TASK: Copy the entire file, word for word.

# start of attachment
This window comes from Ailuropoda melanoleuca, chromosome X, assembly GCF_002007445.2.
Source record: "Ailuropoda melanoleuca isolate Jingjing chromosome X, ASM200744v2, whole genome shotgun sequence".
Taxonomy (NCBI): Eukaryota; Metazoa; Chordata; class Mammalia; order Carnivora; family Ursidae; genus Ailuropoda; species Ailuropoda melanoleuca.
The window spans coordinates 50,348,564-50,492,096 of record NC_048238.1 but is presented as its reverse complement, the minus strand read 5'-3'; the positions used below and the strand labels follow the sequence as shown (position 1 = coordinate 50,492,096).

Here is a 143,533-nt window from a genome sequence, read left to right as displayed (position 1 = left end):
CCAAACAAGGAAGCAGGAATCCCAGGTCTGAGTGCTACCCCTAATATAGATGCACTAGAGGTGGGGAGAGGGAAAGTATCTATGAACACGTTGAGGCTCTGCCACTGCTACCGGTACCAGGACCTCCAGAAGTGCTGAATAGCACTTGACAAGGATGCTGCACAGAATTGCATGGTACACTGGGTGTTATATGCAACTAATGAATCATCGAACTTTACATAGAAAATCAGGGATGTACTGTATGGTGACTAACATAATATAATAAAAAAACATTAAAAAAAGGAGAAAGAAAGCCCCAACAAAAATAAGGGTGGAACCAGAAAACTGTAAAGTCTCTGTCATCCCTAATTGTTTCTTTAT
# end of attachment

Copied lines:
This window comes from Ailuropoda melanoleuca, chromosome X, assembly GCF_002007445.2.
Source record: "Ailuropoda melanoleuca isolate Jingjing chromosome X, ASM200744v2, whole genome shotgun sequence".
Taxonomy (NCBI): Eukaryota; Metazoa; Chordata; class Mammalia; order Carnivora; family Ursidae; genus Ailuropoda; species Ailuropoda melanoleuca.
The window spans coordinates 50,348,564-50,492,096 of record NC_048238.1 but is presented as its reverse complement, the minus strand read 5'-3'; the positions used below and the strand labels follow the sequence as shown (position 1 = coordinate 50,492,096).

Here is a 143,533-nt window from a genome sequence, read left to right as displayed (position 1 = left end):
CCAAACAAGGAAGCAGGAATCCCAGGTCTGAGTGCTACCCCTAATATAGATGCACTAGAGGTGGGGAGAGGGAAAGTATCTATGAACACGTTGAGGCTCTGCCACTGCTACCGGTACCAGGACCTCCAGAAGTGCTGAATAGCACTTGACAAGGATGCTGCACAGAATTGCATGGTACACTGGGTGTTATATGCAACTAATGAATCATCGAACTTTACATAGAAAATCAGGGATGTACTGTATGGTGACTAACATAATATAATAAAAAAACATTAAAAAAAGGAGAAAGAAAGCCCCAACAAAAATAAGGGTGGAACCAGAAAACTGTAAAGTCTCTGTCATCCCTAATTGTTTCTTTAT